The father of Lloyd Chavez IV stood at the lectern in court, a stuffed animal lying beside him.
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The father of Lloyd Chavez IV stood at the lectern in court, a stuffed animal lying beside him. The stuffed animal, he said, was on his son’s bed when he went to clean out his room.
Chavez, fatally shot at age 18 during an attempted robbery in May 2019, was “loving and caring and giving” — traits that showed in the way he treated family and strangers, his father said.
“He loved (the stuffed animal) as he loved everyone else in his life: He squeezed the stuffing out of him,” Lloyd Chavez III, the father, told the court.
He added: “This is all I have to remind me of my son.”
He made his comments at Wednesday's hearing in Arapahoe County District Court to sentence Demarea Deshawn Mitchell, one of the four teens who was convicted in the incident in east Centennial that caused Chavez’s death.
“Unfortunately, Lloyd’s mother won’t be able to be here because she was a recovering alcoholic, and the death of her son pushed her over the edge and she drank herself to death (earlier) this year,” Chavez, the father, said.
He emphasized the chance Mitchell still has at experiencing some aspects of life, whereas Chavez’s loss is permanent.
“Prison is no kind of picnic, but it’s still life. He gets to see his family in whatever capacity,” Chavez said. But “I will never get to see or hold my grandkids” that Lloyd Chavez IV may have gone on to have, he said.
“That’s the life we lost,” Chavez added.
Lloyd Chavez IV was “an outstanding rugby player,” said the father, who wanted to play rugby with his father and his son — all three generations on one field.
“That will never happen,” Chavez said.
An Arapahoe County District Court jury found Mitchell, now 19, guilty of first-degree felony murder, attempted aggravated robbery and conspiracy to commit aggravated robbery. The four-day trial concluded July 16. Chavez was a Cherokee Trail High School student.
Arapahoe County District Court Judge Ben Leutwyler sentenced Mitchell to life in prison with the possibility of parole after 40 years. Mitchell was given 864 days of credit toward his sentence for time already served.
The other teens involved in the incident included Kenneth Gallegos, now 19; Dominic Jarrod Stager, now 19; and Juliana Alexis Serrano, now also 19.
Stager and Serrano were both offered plea deals to testify against Mitchell and Gallegos, and in return, they were treated as juveniles in court rather than adults. Had they been prosecuted as adults like Mitchell and Gallegos, they would have faced 40 years to life in prison; instead, they received two-year sentences in juvenile settings, according to trial testimony. Stager brought the gun, which he said he had stolen, according to court proceedings.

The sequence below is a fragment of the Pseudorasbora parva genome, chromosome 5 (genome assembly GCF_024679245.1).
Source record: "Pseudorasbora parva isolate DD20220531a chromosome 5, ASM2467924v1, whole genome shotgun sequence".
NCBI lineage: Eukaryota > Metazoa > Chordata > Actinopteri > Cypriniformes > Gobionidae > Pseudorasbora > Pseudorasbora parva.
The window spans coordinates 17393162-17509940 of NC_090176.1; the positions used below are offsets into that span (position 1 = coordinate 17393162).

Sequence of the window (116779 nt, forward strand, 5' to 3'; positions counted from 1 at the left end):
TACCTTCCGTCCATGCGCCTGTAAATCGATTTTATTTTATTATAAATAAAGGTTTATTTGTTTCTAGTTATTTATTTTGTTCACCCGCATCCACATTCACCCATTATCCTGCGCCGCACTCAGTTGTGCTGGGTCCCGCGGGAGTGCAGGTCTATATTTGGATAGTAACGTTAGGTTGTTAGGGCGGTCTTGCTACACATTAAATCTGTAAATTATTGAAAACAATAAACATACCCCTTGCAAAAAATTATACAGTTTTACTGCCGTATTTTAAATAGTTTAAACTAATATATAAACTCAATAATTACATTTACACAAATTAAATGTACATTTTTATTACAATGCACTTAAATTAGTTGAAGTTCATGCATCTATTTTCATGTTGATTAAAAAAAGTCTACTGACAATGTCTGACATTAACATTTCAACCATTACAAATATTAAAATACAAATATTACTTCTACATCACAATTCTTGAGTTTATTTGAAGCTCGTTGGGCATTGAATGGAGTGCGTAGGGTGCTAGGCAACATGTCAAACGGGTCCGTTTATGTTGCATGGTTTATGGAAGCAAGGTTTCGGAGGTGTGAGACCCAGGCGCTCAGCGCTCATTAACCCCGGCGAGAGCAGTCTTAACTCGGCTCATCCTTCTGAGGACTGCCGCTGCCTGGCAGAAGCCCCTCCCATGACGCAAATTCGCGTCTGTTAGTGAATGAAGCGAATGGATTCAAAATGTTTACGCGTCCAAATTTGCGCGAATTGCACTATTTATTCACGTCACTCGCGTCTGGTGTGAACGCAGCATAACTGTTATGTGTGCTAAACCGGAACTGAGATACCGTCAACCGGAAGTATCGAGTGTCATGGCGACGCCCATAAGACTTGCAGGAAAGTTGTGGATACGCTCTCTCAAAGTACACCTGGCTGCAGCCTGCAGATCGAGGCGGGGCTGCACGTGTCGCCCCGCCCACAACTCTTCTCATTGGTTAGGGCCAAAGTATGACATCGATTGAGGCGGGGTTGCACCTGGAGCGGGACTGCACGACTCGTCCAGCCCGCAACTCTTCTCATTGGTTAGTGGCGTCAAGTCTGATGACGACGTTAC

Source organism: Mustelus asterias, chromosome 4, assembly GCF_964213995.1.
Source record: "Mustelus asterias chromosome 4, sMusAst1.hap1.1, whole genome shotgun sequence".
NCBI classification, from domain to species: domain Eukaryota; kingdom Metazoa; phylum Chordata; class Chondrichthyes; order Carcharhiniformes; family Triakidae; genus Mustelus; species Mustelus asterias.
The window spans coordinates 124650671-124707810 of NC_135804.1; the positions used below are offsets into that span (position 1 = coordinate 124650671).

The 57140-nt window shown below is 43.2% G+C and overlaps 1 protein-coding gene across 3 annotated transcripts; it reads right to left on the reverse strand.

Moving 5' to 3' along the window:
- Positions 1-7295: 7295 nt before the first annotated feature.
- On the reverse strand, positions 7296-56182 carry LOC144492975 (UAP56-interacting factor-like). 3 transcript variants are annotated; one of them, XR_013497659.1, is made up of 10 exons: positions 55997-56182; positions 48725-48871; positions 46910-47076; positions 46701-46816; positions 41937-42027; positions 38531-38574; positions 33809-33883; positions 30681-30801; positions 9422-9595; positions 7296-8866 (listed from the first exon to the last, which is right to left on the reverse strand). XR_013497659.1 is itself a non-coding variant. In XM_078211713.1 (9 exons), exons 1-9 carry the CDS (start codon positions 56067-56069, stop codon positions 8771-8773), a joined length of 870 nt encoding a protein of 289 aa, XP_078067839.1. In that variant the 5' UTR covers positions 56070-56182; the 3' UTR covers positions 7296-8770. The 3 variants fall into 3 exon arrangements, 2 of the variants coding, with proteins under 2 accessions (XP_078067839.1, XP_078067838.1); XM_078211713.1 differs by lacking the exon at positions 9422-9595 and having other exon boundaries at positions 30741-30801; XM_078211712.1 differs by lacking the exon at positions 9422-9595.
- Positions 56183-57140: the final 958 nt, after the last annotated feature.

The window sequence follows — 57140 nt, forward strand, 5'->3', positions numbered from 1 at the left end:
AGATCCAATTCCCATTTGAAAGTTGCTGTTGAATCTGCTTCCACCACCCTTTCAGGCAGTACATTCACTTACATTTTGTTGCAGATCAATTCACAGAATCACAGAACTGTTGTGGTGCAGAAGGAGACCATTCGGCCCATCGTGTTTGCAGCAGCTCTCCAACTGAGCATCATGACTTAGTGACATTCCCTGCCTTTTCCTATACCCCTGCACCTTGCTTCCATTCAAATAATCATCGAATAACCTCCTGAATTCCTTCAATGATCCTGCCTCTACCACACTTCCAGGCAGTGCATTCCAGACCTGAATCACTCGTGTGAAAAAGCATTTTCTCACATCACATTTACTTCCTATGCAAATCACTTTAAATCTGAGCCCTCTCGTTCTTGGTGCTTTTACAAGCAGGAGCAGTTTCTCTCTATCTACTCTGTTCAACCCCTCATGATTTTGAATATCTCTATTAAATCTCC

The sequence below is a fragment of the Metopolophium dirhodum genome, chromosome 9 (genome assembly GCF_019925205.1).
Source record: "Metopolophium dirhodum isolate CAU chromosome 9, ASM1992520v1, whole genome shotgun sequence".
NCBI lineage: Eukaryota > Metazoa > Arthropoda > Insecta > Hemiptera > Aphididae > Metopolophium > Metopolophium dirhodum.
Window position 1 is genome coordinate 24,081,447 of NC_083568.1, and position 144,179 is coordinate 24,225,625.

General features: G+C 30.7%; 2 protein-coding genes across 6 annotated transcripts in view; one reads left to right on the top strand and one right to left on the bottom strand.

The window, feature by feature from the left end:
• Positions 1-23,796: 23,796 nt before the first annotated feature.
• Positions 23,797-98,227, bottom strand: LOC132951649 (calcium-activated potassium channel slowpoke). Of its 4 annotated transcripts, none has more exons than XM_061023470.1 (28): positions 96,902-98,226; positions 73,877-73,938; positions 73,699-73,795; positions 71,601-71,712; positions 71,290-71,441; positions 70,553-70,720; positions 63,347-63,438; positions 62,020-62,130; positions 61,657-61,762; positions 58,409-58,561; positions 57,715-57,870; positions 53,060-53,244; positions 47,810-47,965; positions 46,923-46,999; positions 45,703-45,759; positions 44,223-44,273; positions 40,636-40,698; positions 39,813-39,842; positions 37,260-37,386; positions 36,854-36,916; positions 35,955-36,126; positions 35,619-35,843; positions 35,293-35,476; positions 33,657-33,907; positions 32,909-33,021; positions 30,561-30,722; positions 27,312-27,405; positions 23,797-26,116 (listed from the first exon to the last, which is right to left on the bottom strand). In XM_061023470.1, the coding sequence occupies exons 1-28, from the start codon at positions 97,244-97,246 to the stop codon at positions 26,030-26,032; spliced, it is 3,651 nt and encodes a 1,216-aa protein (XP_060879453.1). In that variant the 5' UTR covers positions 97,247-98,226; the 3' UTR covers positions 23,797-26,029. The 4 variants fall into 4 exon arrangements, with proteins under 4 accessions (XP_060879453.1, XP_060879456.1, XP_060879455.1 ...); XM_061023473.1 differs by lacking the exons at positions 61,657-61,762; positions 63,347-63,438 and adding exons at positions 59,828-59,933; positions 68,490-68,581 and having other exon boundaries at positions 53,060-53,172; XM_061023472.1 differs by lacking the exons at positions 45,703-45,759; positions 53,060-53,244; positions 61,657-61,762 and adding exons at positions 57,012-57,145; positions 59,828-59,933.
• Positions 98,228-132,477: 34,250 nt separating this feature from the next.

In court hearings to determine whether Mitchell would have the chance at a more lenient sentence like Serrano and Stager — a chance the court denied — a psychologist who had analyzed Mitchell described him as suffering from “complex trauma.”
Mitchell had experienced homelessness, endured the deaths of male role models around him and lived with a mother who suffered in abusive relationships, according to his defense attorneys.
Leutwyler, the judge, said during the sentencing hearing that the only lawful sentence the court could impose is life with the possibility of parole after 40 years.
“I am well aware of Mr. Mitchell’s background, the trauma that he lived with as a young person” and “the loss that he has experienced through friends,” said Leutwyler, also noting Mitchell’s young age at the time of the crime.
The judge called the case “simply tragic.”
The shooting occurred during an attempted robbery of vaping products that Chavez sold, according to court proceedings.
On the night of the incident in May 2019 in east Centennial, the four suspects pulled up to Chavez’s home, where Chavez walked up to a window of the car and may have received cash from Serrano, according to court testimony. Chavez walked away without giving them the vaping product, or he was standing near the car, according to her court testimony.
Mitchell got out of the car and confronted Chavez, Serrano said according to an arrest document.
Chavez threw Mitchell onto the lawn, according to Serrano’s account in court, and that’s when Chavez was shot, the arrest document says.
The four suspects were in shock because they didn’t intend to shoot Chavez but, rather, threaten him with the gun if he didn’t give them the vaping product, according to what Serrano had told authorities.
The case saw some dispute about whether it was Gallegos or Mitchell who shot Chavez.
But ultimately, it didn’t matter who pulled the trigger, the prosecution argued previously. That’s because a count of first-degree felony murder can be charged against anyone in a group that is allegedly involved in a serious crime in which a death occurs. The charge applies even if a particular member of the group is not believed to have directly caused the death.
There was some discussion by the judge during the sentencing hearing of whether state Senate Bill 21-124 applied to the case. The bill, which became law this year, moved the crime of felony murder from being classified as first-degree murder to second-degree murder and changed the penalty from a class 1 felony to a class 2 felony, according to the Colorado legislature’s website.
The judge clarified that the law does not apply retroactively and thus is not relevant to Mitchell’s case.
Under Colorado law, the mandatory penalty for a juvenile convicted of a first-class felony is life in prison with the possibility of parole after 40 years, according to a news release from the 18th Judicial District Attorney’s Office. That’s the sentence Gallegos received on June 2.
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